BT can stem share rout with a ‘hard reset’

<p>BT shares took back some of Tuesday’s 20% collapse on Wednesday, though further slides look likely in the near term as its accounting scandal deepens</p>

BT shares claw back a few pennies on Wednesday following a 20% collapse the day before, though further slides look likely in the near term as its accounting scandal deepens. 

 

Continuing fallout saw Italian prosecutors belatedly open their own investigation late on Tuesday—some three months after BT disclosed “certain historical accounting errors” at BT Italia, and a £145m writedown. Those “errors” have now been upgraded to “inappropriate behaviour” and the estimated cost raised to £530m, almost 9% of group revenue forecast for 2016.

There’s no evidence that Chief Executive Gavin Patterson had any inkling before last autumn of the malfeasance abroad. Although he has been in charge since 2013, and before that was BT’s retail boss for five years, apparently stringent scrutiny turned up nothing for years. But there lies the rub. Culpability is lacking, but failure to spot the issue still puts Patterson in the frame in the eyes of many shareholders—see £7bn worth of market value destroyed on Tuesday.

The risk of opportunistic litigation risk is also rising. ‘Investor alerts’ by U.S. law firms calling for investors with info to come forward now number at least 10.

And whilst BT’s current assessment suggests just a fraction of the Italian businesses’ 1% contribution to core operating profits is involved, reputational damage is far greater. Particularly in light of news that UK government contracts have deteriorated. A £300m erosion of core earnings this year and a cash flow hit that could amount to £1.3bn over two years are far smaller than the punishment meted out to the stock on Tuesday.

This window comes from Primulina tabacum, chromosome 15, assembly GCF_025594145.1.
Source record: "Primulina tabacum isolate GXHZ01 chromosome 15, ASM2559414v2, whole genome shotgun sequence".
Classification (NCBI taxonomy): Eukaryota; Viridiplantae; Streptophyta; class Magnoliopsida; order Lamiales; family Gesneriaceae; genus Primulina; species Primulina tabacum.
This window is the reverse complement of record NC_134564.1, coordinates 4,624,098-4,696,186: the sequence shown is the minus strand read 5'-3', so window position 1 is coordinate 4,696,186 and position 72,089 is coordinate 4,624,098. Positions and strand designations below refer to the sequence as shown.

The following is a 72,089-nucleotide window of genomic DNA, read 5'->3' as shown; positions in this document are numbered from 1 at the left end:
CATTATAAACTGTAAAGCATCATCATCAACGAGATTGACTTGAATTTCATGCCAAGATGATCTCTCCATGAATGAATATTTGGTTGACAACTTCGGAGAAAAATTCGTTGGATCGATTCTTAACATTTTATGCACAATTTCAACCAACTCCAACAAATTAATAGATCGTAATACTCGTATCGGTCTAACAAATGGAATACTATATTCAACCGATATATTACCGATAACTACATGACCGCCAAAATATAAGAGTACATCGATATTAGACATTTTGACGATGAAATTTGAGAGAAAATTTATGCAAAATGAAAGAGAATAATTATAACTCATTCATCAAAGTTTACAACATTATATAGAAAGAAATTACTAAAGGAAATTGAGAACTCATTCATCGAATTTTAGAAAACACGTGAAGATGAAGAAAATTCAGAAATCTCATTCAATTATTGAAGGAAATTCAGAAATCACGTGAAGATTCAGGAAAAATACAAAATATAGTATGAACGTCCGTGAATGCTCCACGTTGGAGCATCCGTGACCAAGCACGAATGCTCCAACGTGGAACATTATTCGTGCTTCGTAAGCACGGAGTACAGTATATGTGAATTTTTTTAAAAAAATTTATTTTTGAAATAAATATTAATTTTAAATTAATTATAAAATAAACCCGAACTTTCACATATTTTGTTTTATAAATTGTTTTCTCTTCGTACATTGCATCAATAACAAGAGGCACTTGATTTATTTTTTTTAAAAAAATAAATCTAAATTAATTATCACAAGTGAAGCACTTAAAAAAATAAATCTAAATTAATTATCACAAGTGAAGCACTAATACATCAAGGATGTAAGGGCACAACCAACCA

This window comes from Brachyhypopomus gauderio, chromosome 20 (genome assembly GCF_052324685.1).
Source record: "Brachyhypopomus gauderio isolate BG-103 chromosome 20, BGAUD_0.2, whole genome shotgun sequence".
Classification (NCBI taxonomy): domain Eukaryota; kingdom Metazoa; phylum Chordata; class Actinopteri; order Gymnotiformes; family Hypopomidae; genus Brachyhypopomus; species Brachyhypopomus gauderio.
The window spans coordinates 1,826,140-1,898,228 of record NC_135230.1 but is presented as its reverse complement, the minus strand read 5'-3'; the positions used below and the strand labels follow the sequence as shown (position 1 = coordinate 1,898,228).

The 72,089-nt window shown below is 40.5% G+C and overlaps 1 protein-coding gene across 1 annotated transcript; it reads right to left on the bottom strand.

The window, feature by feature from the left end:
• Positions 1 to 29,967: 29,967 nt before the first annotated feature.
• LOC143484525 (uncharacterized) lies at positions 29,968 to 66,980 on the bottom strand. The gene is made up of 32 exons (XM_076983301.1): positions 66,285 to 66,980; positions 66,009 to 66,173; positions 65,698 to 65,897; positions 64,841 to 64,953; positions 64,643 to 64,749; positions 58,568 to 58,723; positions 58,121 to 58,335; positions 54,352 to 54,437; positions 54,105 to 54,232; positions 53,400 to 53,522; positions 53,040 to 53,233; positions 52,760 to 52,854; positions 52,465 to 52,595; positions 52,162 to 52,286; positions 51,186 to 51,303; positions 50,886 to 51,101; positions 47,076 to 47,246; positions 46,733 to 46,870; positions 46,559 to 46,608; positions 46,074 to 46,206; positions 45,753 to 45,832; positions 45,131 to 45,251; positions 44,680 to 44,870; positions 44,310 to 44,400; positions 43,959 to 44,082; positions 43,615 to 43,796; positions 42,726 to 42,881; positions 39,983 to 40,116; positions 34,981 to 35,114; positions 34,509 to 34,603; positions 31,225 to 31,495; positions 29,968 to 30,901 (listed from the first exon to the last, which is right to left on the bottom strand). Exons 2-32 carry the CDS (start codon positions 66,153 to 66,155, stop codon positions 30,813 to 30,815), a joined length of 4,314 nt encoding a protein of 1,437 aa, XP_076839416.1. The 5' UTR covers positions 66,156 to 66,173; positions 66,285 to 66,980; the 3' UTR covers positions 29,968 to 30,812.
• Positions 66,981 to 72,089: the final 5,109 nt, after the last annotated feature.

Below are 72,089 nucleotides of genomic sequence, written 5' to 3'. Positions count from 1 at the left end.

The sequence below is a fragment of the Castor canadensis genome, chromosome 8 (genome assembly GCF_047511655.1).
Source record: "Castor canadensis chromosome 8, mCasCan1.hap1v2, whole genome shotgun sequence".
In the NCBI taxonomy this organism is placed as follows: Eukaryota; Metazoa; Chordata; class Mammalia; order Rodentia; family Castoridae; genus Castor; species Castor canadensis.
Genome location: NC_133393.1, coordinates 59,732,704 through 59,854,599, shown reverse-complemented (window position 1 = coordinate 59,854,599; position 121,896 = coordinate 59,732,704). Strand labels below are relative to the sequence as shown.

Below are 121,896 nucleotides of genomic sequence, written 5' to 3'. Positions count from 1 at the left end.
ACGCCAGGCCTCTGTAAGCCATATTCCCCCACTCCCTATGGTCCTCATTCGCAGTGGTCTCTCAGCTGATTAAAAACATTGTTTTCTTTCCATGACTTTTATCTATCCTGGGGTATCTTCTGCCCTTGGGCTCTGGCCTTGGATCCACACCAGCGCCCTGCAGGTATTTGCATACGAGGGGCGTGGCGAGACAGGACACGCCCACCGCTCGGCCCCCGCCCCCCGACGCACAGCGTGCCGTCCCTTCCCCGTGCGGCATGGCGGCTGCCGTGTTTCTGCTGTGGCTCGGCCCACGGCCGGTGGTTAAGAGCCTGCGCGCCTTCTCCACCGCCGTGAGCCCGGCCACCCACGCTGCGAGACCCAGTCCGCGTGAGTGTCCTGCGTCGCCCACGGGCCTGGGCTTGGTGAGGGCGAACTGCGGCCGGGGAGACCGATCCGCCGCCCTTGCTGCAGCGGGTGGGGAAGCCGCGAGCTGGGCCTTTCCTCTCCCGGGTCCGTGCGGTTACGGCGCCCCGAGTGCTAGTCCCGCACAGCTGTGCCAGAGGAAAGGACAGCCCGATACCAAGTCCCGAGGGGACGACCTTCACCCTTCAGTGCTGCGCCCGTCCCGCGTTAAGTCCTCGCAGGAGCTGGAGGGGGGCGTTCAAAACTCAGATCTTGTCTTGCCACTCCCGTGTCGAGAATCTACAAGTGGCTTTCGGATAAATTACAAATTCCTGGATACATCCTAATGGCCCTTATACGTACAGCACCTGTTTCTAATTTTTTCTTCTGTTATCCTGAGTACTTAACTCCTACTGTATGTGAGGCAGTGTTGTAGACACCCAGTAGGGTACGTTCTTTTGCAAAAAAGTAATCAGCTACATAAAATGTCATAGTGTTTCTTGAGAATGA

The sell-off suggests that even the least ‘activist’ institutions have lost confidence in governance and competence.

 

We therefore think that whilst suspensions and subsequent departures in Italy, plus the broad review announced on Tuesday will go some way to limit further stock downside, an equally broad review of management strength would be even more effective. Unfortunately, BT might need to start at the top of the non-executive tree, and work down. Chairman Michael Rake has supposedly been in charge of acting in the best interests of shareholders since 2007.

Thankfully, there is no lack of heavyweight management experience available in-house to prevent a vacuum. The group could even settle on its new CFO, or the hired-in CEO of EE.

It’s worth noting that BT’s signal of remuneration committee action suggests there will be no closing of ranks. That makes sense. Making no changes ‘upstairs’ would compound a conduct issue with a strategic misstep in BT’s game of brinkmanship with Ofcom over Openreach.

With dividend guidance now affirming at least 20% growth by end-2017/18—well above more expensively rated SKY—BT’s valuation even starts to look attractive after Tuesday’s rout. However the pension deficit as a proportion of market cap has risen too.

That makes a ‘reset’ in the C-Suite even more urgent.

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